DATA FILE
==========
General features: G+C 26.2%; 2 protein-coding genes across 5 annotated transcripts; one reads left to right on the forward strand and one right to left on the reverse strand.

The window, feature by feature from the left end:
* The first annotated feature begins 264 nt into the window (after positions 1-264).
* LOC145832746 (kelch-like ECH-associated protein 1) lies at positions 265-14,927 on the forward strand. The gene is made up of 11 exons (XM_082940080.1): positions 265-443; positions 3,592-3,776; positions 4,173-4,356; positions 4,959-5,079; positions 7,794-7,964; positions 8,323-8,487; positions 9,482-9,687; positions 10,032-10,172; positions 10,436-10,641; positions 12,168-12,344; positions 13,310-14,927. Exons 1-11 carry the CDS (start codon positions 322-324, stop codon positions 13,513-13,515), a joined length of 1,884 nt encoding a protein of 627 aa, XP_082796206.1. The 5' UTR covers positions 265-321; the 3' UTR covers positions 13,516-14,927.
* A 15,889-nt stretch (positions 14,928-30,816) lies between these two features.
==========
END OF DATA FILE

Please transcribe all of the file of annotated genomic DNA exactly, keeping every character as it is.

General features: G+C 26.2%; 2 protein-coding genes across 5 annotated transcripts; one reads left to right on the forward strand and one right to left on the reverse strand.

The window, feature by feature from the left end:
* The first annotated feature begins 264 nt into the window (after positions 1-264).
* LOC145832746 (kelch-like ECH-associated protein 1) lies at positions 265-14,927 on the forward strand. The gene is made up of 11 exons (XM_082940080.1): positions 265-443; positions 3,592-3,776; positions 4,173-4,356; positions 4,959-5,079; positions 7,794-7,964; positions 8,323-8,487; positions 9,482-9,687; positions 10,032-10,172; positions 10,436-10,641; positions 12,168-12,344; positions 13,310-14,927. Exons 1-11 carry the CDS (start codon positions 322-324, stop codon positions 13,513-13,515), a joined length of 1,884 nt encoding a protein of 627 aa, XP_082796206.1. The 5' UTR covers positions 265-321; the 3' UTR covers positions 13,516-14,927.
* A 15,889-nt stretch (positions 14,928-30,816) lies between these two features.